It was a solitary street in an upper-class neighborhood with beautiful, trimmed shrubbery at every corner. And there he laid on one of those corners like a dead man. He had every appearance of being healthy.  Young, tall, with full thick, clean hair, clothes that were pressed and clean, and he was shaved. He was a completely presentable human being, but for being collapsed and not breathing on this particular manicured corner.

I tried to rouse him. He mumbled something. I asked an idiot question, “Are you OK?” to which I received an equally idiot reply, “I’m fine.”

And so, the colloquy continued on this same inane path. “Do you need help?” and “No I’m fine,” to which answer he added the ability to stand on his two feet, walk several yards and collapse again.

I called 911. The police viewed him as a vagrant, publicly under the influence of something illegal. They failed to note that he was under the influence of something legal but equally dangerous, specifically them.  The paramedics who later arrived said he needed to go for emergency care.  This development interrupted the arrest, but dutifully, the police followed the ambulance, and I followed the police. Don’t ask me why. Perhaps he reminded me of the son I did not have and of the daughter that I did.

His stomach was pumped, he was placed on an IV, and his girlfriend came to bail him out of what could be a long time in jail. She was not in very good shape herself. The police, seeing the opportunity to arrest two for the price of one, suggested that she have involuntary breathalyzer or blood alcohol test after seeing her drive away from the parking lot and pulling her over. She submitted and was promptly taken in to share a cell with her boyfriend.

I had stayed at a safe distance watching all of this develop, but now I approached the police and said that I was an attorney and that these were my clients.  I noted in passing to the chief officer that my clients had been arrested without being told the nature of their charges or that they had a right to an attorney and that they had the right to remain silent.    The officer frowned.  Had he been chewing tobacco it would have been understandable, but he managed anyway to spit a few feet from my shoes.  “Counsel, you’re interfering with officers in the performance of their duties.”  He motioned me into the rear of the police cruiser.  “But you’re welcome to come along.”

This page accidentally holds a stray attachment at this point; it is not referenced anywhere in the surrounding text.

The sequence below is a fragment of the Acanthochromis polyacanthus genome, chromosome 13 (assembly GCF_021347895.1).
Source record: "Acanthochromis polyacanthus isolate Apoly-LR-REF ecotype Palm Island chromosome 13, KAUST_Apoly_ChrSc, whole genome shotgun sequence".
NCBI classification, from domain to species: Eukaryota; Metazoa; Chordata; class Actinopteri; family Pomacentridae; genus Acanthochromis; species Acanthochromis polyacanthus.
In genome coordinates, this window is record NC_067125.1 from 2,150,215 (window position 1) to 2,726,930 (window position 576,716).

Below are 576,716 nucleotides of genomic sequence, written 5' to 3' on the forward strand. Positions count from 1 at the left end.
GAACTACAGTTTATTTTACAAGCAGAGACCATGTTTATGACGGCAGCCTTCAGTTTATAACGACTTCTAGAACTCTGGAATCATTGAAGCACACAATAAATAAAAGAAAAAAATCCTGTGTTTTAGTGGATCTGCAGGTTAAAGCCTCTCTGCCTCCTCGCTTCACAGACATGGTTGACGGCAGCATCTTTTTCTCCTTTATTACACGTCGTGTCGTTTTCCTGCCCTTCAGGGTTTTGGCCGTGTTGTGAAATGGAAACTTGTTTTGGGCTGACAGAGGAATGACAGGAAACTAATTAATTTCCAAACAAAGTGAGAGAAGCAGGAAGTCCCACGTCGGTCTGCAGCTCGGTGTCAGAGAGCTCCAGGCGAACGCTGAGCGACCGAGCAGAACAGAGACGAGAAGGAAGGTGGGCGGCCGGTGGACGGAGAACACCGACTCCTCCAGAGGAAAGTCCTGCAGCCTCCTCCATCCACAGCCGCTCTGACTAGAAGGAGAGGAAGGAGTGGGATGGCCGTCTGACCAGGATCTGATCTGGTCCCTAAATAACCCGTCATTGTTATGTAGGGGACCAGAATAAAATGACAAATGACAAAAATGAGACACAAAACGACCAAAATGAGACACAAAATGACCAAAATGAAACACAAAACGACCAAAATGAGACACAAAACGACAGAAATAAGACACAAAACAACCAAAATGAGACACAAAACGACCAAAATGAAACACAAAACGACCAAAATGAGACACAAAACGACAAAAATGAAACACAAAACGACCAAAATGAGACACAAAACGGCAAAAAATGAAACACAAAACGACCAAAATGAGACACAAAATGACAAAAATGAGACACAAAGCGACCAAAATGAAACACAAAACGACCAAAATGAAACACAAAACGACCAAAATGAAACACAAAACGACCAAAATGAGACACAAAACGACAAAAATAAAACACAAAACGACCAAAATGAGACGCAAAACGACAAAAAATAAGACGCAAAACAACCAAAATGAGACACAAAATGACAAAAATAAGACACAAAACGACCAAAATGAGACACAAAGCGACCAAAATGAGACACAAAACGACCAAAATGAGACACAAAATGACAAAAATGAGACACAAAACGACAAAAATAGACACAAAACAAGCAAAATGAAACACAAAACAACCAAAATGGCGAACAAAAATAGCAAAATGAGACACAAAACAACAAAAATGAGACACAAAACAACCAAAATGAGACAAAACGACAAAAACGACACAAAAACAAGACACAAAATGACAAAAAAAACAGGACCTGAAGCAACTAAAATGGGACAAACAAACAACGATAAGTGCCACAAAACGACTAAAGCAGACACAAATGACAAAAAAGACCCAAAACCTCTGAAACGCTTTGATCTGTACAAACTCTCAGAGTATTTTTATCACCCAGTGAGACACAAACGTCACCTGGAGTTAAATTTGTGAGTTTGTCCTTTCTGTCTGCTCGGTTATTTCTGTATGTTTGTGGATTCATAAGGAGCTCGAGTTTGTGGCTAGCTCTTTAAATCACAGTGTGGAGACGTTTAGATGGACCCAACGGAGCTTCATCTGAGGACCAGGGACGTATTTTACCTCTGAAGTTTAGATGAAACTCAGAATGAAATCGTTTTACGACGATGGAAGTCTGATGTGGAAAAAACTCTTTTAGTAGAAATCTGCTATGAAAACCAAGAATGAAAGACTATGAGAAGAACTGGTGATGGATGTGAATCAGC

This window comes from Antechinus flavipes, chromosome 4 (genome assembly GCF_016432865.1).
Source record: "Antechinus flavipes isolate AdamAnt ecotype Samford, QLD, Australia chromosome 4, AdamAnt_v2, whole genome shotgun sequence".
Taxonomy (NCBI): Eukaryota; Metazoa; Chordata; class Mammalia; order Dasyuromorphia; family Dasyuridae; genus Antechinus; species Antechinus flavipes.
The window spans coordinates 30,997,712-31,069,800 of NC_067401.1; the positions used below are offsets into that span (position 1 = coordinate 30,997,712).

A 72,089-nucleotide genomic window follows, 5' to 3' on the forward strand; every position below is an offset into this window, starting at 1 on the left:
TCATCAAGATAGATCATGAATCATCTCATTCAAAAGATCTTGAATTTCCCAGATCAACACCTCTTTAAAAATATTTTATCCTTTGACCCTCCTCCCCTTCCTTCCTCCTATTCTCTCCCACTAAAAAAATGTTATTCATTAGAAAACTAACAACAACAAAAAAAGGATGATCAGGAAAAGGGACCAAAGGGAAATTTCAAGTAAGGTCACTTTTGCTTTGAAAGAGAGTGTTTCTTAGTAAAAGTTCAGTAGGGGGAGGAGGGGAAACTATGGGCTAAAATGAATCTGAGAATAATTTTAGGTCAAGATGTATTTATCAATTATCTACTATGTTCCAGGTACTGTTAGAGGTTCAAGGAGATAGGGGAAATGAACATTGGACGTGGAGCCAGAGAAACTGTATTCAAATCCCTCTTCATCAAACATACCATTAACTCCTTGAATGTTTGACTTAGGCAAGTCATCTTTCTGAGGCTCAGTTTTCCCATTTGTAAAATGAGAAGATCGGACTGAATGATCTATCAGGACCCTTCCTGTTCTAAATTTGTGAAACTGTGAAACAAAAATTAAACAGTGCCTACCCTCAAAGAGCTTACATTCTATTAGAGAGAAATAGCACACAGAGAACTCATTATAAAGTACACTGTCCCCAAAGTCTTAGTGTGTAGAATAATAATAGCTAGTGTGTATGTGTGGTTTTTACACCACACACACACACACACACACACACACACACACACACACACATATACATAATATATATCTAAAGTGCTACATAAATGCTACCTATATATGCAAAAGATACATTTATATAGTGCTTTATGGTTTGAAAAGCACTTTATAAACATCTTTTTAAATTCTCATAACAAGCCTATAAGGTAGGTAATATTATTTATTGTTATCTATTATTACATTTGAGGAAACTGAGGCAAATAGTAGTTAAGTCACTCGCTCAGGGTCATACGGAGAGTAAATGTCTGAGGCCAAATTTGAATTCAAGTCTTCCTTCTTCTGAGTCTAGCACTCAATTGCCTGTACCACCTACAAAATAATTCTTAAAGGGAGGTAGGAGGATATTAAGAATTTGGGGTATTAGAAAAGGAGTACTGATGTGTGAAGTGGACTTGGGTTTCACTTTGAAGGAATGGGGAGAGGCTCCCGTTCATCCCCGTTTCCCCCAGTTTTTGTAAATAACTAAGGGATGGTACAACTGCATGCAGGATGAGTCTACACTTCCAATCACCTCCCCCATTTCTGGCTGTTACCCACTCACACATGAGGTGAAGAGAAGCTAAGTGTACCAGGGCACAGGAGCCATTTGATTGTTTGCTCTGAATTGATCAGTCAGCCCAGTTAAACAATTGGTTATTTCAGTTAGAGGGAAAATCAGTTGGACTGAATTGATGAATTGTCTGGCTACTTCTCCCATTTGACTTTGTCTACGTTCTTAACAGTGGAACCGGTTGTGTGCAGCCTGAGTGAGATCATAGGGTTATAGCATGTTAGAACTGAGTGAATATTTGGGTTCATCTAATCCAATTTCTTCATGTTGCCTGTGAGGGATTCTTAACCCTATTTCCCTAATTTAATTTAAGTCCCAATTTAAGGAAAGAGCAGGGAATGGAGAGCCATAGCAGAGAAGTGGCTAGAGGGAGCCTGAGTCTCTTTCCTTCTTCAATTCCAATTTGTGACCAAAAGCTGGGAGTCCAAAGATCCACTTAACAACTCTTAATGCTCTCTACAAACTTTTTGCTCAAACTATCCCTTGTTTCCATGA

“You got a card?” the girlfriend asked me just before she was pulled away to a squad car.  I pulled a card from my pocket.  She was handcuffed, so I tucked the card in the tight rear pocket of her pants. 

That night, just as I sat down to a warmed-up can of soup, I got a call from her telling me her boyfriend was dead. “The police are saying that he was under the influence of PCP and that they had to restrain him with a chokehold. It was no chokehold. It was a George Floyd style knee on his neck, as if BLM had never happened.”  Had she forgotten her boyfriend was white? 

“Where are you?” I asked.

“I’m in jail calling you for bail.”

“Stay put,” I said, making my fourth idiotic statement in less than twelve hours.

“Does he have family?” I asked.

“I don’t know we were only together for a couple of weeks. We never talked about family.”

“Where’s his body?”

“I don’t have a clue. Probably in the morgue.”

Why did the police think a chokehold was necessary?

“It wasn’t necessary.  He was having a psychotic break. He thought he was being attacked by killer ants.  He started running at everybody pounding on them picking on them trying to save everyone from flesh-eating ants. He started pounding on them, slapping the police to kill the ants.   He was screaming like a crazy man. He was telling them there are ants everywhere, and they had to do something. They didn’t care. All they knew was that he was coming at them with his fist raised. They slammed him to the ground and squeezed the life out of him.”

“And you saw all this?”

“Not exactly.  I couldn’t see it because I was in the woman’s cell block down the hall. But I could hear it. I’m telling you everything I heard. It doesn’t take much imagination to see what happened.”

“And you? What was your state of mind at the time?”

“You mean other than scared as hell?”

“I mean, were you clear headed?”

“Clear headed enough to know they murdered him.”

I wasn’t so sure. But a kid, someone’s son, with no criminal record and arrested for being under the influence was dead at the hands of the police while in locked custody, and I was going to find out why.